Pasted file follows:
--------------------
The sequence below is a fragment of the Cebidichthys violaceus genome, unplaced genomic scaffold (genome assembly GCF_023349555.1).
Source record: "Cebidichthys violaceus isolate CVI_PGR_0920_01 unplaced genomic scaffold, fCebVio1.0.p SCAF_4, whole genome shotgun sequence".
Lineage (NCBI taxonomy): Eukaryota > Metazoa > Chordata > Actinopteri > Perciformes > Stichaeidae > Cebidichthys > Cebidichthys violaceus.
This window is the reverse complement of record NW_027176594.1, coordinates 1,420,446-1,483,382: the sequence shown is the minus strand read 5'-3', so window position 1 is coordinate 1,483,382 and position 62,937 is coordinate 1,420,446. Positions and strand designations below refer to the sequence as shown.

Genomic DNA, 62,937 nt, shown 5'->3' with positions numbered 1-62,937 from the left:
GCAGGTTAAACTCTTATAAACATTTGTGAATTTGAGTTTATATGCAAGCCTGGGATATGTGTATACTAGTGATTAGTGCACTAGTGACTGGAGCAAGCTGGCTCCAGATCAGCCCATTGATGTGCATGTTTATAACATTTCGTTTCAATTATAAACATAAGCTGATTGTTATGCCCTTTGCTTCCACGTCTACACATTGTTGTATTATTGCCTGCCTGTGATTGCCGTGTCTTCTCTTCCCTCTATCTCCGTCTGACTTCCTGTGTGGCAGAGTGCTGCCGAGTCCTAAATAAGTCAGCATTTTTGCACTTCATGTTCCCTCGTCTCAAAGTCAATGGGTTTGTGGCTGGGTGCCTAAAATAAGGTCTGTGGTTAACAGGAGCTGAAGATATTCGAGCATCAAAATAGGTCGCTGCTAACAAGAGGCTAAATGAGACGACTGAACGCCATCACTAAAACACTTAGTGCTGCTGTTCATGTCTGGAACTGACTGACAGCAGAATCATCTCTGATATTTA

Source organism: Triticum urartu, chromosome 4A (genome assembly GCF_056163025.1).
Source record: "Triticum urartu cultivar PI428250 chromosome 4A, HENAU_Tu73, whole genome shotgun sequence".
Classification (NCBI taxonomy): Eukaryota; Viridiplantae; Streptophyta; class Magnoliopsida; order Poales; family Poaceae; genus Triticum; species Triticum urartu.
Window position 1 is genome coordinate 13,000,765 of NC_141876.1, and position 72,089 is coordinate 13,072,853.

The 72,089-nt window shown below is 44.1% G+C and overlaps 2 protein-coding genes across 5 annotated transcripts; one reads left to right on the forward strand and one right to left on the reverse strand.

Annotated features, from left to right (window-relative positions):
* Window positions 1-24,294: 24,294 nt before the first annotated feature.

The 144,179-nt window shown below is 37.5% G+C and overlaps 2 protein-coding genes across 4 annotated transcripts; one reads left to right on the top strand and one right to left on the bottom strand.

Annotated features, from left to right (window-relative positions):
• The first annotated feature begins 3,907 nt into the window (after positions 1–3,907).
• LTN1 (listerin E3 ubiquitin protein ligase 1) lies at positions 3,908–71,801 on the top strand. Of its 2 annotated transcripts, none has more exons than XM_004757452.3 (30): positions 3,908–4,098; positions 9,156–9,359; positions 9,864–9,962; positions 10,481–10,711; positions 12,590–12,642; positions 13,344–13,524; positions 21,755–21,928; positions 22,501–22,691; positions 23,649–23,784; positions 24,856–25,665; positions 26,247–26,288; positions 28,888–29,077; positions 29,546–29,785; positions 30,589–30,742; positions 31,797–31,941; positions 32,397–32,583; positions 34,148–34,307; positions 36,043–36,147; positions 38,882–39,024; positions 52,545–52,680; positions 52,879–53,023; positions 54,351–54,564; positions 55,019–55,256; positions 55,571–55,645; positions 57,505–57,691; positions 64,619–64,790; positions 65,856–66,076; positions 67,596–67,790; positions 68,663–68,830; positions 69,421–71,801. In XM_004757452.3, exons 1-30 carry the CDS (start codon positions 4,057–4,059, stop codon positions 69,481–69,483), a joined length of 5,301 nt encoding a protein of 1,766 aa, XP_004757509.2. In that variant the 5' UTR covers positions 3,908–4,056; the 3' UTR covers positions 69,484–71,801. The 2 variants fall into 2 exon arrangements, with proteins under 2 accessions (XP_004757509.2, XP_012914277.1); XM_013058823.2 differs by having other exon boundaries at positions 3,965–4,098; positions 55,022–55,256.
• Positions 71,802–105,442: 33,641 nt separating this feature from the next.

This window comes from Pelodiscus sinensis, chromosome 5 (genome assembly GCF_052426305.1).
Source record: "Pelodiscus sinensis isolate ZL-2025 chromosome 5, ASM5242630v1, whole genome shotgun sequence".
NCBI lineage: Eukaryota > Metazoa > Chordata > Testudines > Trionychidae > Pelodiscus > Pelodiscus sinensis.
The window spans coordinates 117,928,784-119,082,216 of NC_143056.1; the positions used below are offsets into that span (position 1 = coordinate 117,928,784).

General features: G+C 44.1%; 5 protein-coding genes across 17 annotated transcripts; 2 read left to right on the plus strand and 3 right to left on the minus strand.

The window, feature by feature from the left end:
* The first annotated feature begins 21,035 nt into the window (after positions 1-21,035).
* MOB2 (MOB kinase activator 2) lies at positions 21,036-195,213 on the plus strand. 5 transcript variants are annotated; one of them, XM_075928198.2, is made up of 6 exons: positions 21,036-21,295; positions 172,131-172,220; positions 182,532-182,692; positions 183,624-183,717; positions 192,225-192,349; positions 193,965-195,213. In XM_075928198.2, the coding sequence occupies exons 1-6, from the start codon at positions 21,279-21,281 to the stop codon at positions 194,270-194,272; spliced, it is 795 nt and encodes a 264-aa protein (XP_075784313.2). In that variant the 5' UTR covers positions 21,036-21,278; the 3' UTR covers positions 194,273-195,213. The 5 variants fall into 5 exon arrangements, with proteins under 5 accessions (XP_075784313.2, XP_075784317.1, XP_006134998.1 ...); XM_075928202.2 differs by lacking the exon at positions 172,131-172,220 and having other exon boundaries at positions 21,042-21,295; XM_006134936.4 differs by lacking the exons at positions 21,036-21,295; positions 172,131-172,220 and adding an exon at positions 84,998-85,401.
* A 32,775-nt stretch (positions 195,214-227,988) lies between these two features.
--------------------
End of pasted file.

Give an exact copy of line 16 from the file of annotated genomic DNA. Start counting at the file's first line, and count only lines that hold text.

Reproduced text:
• The first annotated feature begins 3,907 nt into the window (after positions 1–3,907).